For these reasons, I’ve decided to stop using the term “English Paper Piecing” as it is not historically accurate and it also continues to exclude anyone who may not identify as English. It is a technique that is used, has been used, and continues to be used worldwide and for these reasons I think it is imperative we use language that acknowledges this, and is inclusive to all.
I’ve chosen to use “paper piecing” instead of mosaic patchwork as I feel a lot of patchwork is mosaic (in terms of visually creating a mosaic and often repeating designs). There is another technique called “foundation paper piecing” but I do not think there is a risk of confusion between the two as “paper piecing” and “foundation paper piecing” are thus clearly two names and two techniques.
Below are some tutorials on Paper Piecing. These Paper Piecing tutorials are not meant to be exhaustive tutorials, but a taster of tips, tricks and possibilities when using this method. The hope is that these tutorials will give you the tools to inspire you to play and continue on your creative journey!
I have made videos also showing these techniques. As I filmed this videos over a period of time, I have used the term “English Paper Piecing”. For future videos, I will be using the term “Paper Piecing”. These videos can be found here: https://www.youtube.com/playlist?list=PLu3yBqH4hGgXnuj4hcKrjT4u-Msi7ZUpk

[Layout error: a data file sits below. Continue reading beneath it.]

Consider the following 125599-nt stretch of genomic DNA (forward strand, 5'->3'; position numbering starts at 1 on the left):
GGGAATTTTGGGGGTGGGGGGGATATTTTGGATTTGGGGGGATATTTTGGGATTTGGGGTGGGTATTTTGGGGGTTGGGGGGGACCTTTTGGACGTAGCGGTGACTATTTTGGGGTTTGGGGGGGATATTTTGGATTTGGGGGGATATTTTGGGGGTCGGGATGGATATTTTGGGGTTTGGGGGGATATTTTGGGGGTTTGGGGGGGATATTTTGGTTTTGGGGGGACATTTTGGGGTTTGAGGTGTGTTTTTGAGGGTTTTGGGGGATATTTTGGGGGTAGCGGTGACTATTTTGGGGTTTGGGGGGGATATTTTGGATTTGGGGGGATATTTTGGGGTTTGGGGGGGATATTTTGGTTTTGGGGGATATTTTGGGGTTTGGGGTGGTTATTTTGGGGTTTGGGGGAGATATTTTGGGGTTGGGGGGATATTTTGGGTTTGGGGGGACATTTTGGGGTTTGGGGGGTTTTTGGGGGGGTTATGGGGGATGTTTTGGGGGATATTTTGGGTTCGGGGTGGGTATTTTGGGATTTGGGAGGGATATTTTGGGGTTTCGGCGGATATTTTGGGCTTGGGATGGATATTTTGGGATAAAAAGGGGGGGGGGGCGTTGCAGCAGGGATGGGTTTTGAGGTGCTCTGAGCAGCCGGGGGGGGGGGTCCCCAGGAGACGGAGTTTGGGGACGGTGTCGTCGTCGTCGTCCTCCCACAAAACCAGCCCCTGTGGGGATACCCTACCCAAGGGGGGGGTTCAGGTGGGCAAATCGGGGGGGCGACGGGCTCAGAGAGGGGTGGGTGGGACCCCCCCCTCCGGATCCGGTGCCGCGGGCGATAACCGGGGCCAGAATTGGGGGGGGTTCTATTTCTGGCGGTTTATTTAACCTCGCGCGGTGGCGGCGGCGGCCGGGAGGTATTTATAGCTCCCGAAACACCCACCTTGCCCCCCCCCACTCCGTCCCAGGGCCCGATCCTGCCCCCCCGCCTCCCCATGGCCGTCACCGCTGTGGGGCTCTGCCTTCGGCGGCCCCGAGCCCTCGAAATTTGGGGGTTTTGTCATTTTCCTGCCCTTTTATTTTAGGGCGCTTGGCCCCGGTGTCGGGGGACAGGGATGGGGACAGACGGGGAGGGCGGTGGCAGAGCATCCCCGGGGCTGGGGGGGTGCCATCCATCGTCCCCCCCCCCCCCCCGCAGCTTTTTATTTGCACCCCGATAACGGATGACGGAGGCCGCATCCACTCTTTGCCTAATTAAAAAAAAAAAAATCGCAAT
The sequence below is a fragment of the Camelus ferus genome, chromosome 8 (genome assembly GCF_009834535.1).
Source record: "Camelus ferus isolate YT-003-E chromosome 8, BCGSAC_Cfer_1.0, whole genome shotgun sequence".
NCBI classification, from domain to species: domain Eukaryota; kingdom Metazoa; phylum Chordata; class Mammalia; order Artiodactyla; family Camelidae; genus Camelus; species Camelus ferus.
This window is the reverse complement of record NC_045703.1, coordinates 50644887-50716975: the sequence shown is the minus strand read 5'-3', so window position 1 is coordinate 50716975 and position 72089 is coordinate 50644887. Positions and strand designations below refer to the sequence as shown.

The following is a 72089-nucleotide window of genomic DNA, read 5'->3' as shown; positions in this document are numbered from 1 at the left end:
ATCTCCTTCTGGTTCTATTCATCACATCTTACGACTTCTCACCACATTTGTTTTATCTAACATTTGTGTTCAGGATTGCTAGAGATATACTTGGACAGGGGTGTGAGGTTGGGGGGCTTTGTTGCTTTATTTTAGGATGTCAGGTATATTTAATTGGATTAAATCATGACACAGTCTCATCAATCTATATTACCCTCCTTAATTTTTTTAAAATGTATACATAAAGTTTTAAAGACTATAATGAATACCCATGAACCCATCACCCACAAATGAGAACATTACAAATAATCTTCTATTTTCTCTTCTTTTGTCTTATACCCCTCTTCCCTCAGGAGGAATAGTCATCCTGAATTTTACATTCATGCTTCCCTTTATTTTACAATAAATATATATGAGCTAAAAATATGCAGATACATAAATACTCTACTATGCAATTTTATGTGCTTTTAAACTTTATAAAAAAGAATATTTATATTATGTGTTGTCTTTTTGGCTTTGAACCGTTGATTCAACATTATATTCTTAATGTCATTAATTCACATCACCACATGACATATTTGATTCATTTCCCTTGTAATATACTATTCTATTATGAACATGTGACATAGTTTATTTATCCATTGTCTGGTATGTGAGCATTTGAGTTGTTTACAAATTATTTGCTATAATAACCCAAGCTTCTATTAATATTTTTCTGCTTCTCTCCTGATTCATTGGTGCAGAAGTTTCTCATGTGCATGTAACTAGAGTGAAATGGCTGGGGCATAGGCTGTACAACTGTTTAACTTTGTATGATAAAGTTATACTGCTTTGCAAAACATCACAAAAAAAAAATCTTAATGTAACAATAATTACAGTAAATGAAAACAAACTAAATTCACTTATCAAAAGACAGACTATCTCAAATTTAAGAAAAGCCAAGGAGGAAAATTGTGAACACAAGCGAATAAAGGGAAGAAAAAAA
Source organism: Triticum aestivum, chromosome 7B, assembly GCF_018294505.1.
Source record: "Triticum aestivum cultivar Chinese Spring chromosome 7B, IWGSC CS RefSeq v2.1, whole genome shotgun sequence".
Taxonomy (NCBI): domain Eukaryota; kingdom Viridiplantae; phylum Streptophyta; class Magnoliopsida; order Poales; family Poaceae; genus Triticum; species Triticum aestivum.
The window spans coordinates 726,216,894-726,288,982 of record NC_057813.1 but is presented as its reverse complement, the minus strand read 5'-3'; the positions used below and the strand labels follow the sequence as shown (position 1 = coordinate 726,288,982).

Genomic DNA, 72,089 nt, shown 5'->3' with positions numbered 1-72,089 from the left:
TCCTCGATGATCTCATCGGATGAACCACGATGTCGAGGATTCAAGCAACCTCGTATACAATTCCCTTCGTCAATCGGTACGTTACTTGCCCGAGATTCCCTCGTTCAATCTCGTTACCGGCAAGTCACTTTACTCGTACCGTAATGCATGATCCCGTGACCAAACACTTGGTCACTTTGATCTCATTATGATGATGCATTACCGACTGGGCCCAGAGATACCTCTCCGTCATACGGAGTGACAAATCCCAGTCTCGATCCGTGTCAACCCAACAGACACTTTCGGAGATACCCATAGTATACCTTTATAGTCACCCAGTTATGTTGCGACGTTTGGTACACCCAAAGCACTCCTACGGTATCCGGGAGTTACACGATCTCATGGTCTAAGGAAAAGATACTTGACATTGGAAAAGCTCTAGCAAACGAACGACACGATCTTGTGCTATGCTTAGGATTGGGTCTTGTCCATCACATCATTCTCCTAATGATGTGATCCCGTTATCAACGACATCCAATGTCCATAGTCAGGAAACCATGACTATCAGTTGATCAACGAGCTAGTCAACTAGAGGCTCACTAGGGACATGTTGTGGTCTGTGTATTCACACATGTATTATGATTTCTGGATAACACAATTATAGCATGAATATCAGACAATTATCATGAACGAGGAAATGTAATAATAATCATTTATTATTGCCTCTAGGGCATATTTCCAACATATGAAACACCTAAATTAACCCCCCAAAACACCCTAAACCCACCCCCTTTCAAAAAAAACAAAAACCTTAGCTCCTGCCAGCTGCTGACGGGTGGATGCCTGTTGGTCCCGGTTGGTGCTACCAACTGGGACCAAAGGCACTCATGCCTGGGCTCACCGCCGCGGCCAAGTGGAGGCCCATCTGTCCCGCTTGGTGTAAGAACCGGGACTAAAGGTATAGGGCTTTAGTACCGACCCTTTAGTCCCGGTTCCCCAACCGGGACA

Ashford, S. (2020) ‘The History of English Paper Piecing’ https://community.themodernquiltguild.com/resources/history-english-paper-piecing (Accessed: 4 October 2020)
Audin, H. (2013) Patchwork and Quilting in Britain. Shire Publications. Available: https://www.quiltersguildshop.org.uk/products/patchwork-and-quilting-in-britain?_pos=1&_sid=4d262c143&_ss=r
Long, B. (2018) ‘Names, Terminology or Nomenclature: What do we mean?’, The newsletter of the British Quilt Study Group: Issue 51.
Sew and Quilt (2020) ‘English Paper Piecing History’ https://www.sewandquilt.co.uk/english-paper-piecing-history (Accessed: 4 October 2020).
Thread basting non-curved Paper Piecing shapes
The basting photos may show different shapes to those that you have but I use the same basting principle for most (non-curved) Paper Piecing shapes from hexagons to diamonds, from tumblers to houses etc. The templates in these pictures have numbers on because they are for a specific design that I was making so just ignore the numbers on the paper pieces template!
Place the paper piece template on to the wrong side of your fabric. I like to use wonder clips to hold this into place (as I find it doesn’t wiggle as much as when I use pins) but you can use pins, wonder clips (or another gadget) to hold the template in place. I use enough wonder clips to hold the template onto the fabric without it sliding around.